Earlier today, the Richmond Federal Reserve Bank reported an uptick in manufacturing activity, with its index of current conditions rising from -6 in May to 3 in June.
Since it is a positive number, this represents growth in the Mid-Atlantic region, albeit at a slow pace. The improvement from the previous month was due to increases in new orders, shipments, and capacity utilization; however, some of these figures remain in negative territory. The indices for employment and hours worked fell somewhat, with wages moving up a little.
In addition, pricing pressures moderated from the previous month, but they are still rising at a 4.82 percent annual rate for raw materials. This is down from 6.12 percent in May, with the decline reflecting lower energy costs more than likely. The index for finished goods inventories went from 12 to 23.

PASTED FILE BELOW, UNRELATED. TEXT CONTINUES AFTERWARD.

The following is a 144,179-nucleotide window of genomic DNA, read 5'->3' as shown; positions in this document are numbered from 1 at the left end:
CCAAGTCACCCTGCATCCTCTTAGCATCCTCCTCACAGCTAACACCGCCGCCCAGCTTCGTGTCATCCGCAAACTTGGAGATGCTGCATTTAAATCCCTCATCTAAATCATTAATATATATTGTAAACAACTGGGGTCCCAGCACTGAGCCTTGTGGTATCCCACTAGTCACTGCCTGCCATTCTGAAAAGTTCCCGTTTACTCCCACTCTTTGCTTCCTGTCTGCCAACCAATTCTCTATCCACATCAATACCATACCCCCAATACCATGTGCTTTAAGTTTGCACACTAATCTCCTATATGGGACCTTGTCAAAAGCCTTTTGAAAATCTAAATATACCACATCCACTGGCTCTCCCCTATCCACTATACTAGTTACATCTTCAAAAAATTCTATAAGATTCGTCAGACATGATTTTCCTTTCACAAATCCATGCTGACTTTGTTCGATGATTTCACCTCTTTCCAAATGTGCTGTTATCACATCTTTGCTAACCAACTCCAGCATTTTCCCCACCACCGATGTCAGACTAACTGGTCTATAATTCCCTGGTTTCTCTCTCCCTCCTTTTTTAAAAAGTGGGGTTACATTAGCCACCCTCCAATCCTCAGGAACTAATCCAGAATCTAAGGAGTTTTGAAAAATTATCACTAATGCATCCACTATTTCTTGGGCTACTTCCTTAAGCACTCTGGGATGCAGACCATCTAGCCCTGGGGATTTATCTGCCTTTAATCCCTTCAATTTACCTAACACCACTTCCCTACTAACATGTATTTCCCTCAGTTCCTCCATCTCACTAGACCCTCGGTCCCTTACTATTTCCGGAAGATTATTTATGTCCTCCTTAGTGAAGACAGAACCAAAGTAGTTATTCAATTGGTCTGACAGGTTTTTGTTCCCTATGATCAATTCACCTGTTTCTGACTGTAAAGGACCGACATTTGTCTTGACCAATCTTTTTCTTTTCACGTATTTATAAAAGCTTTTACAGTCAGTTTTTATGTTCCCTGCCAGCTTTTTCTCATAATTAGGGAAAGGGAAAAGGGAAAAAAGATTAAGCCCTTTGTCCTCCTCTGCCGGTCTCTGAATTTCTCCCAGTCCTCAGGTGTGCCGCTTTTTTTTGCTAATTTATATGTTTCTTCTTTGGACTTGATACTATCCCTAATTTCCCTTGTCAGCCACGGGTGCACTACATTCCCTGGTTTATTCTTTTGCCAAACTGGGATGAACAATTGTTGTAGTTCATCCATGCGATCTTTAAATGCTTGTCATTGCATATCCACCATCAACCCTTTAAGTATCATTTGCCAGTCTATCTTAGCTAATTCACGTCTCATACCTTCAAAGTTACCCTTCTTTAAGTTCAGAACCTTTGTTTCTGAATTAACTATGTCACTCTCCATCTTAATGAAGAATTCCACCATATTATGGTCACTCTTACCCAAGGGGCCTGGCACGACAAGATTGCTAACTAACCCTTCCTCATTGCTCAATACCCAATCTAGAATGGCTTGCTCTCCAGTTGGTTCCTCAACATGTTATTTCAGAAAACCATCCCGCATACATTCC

Respondents remain optimistic about the next six months, with the index of new orders rising from 40 to 46. This reflects an increase from previous surveys, with similar positive sentiments on expected shipments, employment, and capital spending. Overall, these results show a modest improvement in manufacturing conditions in the Mid-Atlantic region, with businesses positive about increased output in the second half of 2011, suggesting that the industry is beginning to rebound from its more recent weaknesses.
Chad Moutray is chief economist, National Association of Manufacturers.
Latest posts by Chad Moutray (see all)
- November Jobs Report Shows Challenges Remain for Manufacturers - December 2, 2016
- Manufacturing Construction Activity Remained Cautious in October - December 1, 2016
- ISM: Manufacturing Production in November Expanded at Fastest Clip since July 2015 - December 1, 2016